Assuming that the wall is perhaps five feet from the column (60") then 0.001" at the spindle becomes 0.060" at the wall. (And five feet to the wall behind the operator is not that unreasonable, especially if there is another machine tool, such as a lathe, on the other side of the aisle.
Enjoy, DoN.
Reply to
DoN. Nichols
Uh no. The accuracy of the spindle is the ratio of the column to spindle divided by the column to wall. For your example of 8" and 60", .001" on the spindle would be .0055" at the wall.
Reply to
RoyJ
That is why you use a Cross + split beam that draws a line up and down. I have a short level that shoots that out the end. I mount it on the head once I have it trammed - My professional vice is set - I set a marker.
The real trick is looking 30' for a line. I figure spotting scope or binoculars.
Martin
Richard J K>
Reply to
Martin H. Eastburn
Mirror on a stable stand or wall (the surface table would do in my shed). Then you can look at the wall close to the mill :-)
Mark Rand RTFM
Reply to
Mark Rand
Drill / Mills are an economical solution for many hobbiests. They are stiff compared to minimills. And will handle large pieces.
As far as the round column..........Almost all of the time it is no problem. You do not have to raise or lower the head very often. When you do have to raise or lower the head, a lot of the time losing the x- y position makes no difference. And the few times you need to keep the x-y position, well you just swing the head so it is back in the same x-y position. If you get the y position anywhere close, the x position is right on. You only have to get the y position correct.
Dan
Reply to
dcaster
A mirror that reflects the beam back to a target attached to the laser should work, with doubled sensitivity, and be visible up close while you are tapping and tightening the head. You could confirm the flatness of the mirror by double checking with a square and test indicator as you move the head down the column.
I just tried it over a 10' path using a 50ths ruler as the target and equalizing the spot width on both sides of a 1" line, which is easier than estimating the center. I have to hold the button on this laser pointer so it wasn't as steady as possible, but I could align it within 0.050 easily, translating to about 0.005" at the quill. I think with a clamped instead of hand-held laser I could center the beam repeatably to 0.020", 0.002" at the quill.
I should have written that the RF-31's Z axis clamping shift was 0.1mm, not 0.5.
jsw
Reply to
Jim Wilkins
=A0 =A0 =A0 =A0 =A0 =A0 =A0 =A0 =A0 =A0 =A0 Dan
I just remembered that when I had to move the head I centered a small hole under it first and then afterwards located the head on that hole with a center finder. The center finder shank fits in a collet when the head is down and a drill chuck when it's up, effectively adding the height of the chuck to the accurate Z axis range of the machine.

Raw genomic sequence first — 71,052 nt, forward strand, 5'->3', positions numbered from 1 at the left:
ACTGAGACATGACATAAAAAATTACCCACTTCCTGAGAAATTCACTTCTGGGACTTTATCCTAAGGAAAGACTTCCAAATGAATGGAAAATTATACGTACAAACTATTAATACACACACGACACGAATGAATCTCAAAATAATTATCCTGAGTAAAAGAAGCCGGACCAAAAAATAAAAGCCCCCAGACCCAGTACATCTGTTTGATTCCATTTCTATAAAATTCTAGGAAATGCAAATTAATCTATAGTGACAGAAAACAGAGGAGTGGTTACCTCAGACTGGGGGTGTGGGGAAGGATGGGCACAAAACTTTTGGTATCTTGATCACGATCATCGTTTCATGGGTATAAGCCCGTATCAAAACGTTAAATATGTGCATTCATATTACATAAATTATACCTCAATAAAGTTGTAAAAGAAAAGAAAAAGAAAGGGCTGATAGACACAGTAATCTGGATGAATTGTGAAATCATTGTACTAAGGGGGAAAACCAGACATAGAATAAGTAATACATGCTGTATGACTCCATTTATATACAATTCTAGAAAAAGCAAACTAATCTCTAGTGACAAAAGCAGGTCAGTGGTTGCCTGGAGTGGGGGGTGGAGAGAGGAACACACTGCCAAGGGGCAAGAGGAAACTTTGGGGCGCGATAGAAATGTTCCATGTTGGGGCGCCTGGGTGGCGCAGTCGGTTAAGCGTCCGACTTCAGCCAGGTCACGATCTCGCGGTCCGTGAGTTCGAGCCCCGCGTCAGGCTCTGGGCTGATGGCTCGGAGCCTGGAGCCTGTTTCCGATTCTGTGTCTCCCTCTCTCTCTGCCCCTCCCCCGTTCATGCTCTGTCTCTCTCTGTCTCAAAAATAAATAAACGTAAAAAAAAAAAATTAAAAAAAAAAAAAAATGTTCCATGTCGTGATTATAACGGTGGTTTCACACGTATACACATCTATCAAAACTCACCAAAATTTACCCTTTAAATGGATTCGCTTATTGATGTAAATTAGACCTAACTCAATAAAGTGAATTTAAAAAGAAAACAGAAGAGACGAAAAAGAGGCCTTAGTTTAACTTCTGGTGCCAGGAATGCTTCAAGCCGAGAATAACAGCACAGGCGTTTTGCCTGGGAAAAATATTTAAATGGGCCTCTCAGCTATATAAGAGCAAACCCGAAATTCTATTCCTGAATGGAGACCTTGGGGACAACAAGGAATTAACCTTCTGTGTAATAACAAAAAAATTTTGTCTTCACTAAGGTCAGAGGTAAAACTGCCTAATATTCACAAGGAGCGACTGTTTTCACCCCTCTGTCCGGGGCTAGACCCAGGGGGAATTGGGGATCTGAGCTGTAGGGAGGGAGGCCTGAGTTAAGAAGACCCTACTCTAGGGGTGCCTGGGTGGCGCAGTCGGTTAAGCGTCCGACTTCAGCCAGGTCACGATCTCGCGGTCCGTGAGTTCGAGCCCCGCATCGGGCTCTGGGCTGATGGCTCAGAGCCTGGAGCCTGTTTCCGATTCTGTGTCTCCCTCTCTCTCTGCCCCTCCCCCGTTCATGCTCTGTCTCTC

jsw
Reply to
Jim Wilkins
Here's a link to some articles written by an RF30 user:
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Reply to
Denis G.
Simple, no laser required.
Dan
Reply to
dcaster
Depends on the laser, of course. One can get under .050" spot size, and with two yards distance to wall (there should be at least one wall that far away) that angle accuracy is 0.04 degrees. I'd be tempted to use one of those hologram-symbol pointers, and get all the lines in a star to match up to the wall engraving; when it's spread over a large viewing area, the alignment would be easier to eyeball.
Reply to
whit3rd
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O.K. -- not my 0.060", but not your 0.0055" either. I get 0.0075" when I recalculate it a couple of different ways. So -- add a mirror on the wall behind the operator, and bounce it to another wall more distant. Sum the distances.
Enjoy, DoN.
Reply to
DoN. Nichols
The mirror has to be *very* flat over the height of the column travel. You might find one that's good enough in a scrapped scanner.
jsw
Reply to
Jim Wilkins
Don't be naive. Pinholing a big blob of light doesn't make it any more pointy. You can't improve coherence outside the device, at best you preserve what exited the laser device aperture. A pinhole will just diffract and degrade coherence.
All of the follow-ups to date of my critique ignore the optical principles that prevent this entire scheme from working. Specifically, Gaussian beam optics, beam waisting, and beam divergence. Laser beams are narrow but they still start at millimeters wide and spread out to inches as they project. Have a friend stand 50 feet away and see what kind of spot you get on a target from a good-quality laser pointer.
A simple scribed vernier scale with mechanical pointer lever and magnifier would work better.
Lasers do not create precision out of nothing. They have to be attached to precision mechanisms, which isn't the case for this axis on a round- column mill-drill.
You're essentially trying to build a precision transit or goniometer without a mechanism or scope. You need more than just a laser pointer.
Reply to
Richard J Kinch